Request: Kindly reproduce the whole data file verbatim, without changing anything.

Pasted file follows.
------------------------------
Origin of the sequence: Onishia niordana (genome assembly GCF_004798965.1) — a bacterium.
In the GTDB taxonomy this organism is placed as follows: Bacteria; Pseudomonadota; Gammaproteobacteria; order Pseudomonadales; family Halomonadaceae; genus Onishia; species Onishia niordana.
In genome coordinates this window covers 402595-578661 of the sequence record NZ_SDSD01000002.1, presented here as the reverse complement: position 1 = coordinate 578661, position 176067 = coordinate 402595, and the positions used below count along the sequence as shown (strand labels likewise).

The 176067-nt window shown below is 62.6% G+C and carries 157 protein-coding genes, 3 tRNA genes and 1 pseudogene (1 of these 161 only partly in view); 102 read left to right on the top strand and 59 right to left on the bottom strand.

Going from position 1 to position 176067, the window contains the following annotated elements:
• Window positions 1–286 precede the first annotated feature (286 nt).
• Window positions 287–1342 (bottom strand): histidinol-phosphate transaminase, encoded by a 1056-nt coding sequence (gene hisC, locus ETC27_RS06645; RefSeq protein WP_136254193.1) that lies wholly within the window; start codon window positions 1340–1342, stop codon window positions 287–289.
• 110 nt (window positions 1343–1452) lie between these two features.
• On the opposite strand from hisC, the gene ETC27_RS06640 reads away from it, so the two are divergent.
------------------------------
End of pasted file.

Origin of the sequence: Onishia niordana (genome assembly GCF_004798965.1) — a bacterium.
In the GTDB taxonomy this organism is placed as follows: Bacteria; Pseudomonadota; Gammaproteobacteria; order Pseudomonadales; family Halomonadaceae; genus Onishia; species Onishia niordana.
In genome coordinates this window covers 402595-578661 of the sequence record NZ_SDSD01000002.1, presented here as the reverse complement: position 1 = coordinate 578661, position 176067 = coordinate 402595, and the positions used below count along the sequence as shown (strand labels likewise).

The 176067-nt window shown below is 62.6% G+C and carries 157 protein-coding genes, 3 tRNA genes and 1 pseudogene (1 of these 161 only partly in view); 102 read left to right on the top strand and 59 right to left on the bottom strand.

Going from position 1 to position 176067, the window contains the following annotated elements:
• Window positions 1–286 precede the first annotated feature (286 nt).
• Window positions 287–1342 (bottom strand): histidinol-phosphate transaminase, encoded by a 1056-nt coding sequence (gene hisC, locus ETC27_RS06645; RefSeq protein WP_136254193.1) that lies wholly within the window; start codon window positions 1340–1342, stop codon window positions 287–289.
• 110 nt (window positions 1343–1452) lie between these two features.
• On the opposite strand from hisC, the gene ETC27_RS06640 reads away from it, so the two are divergent.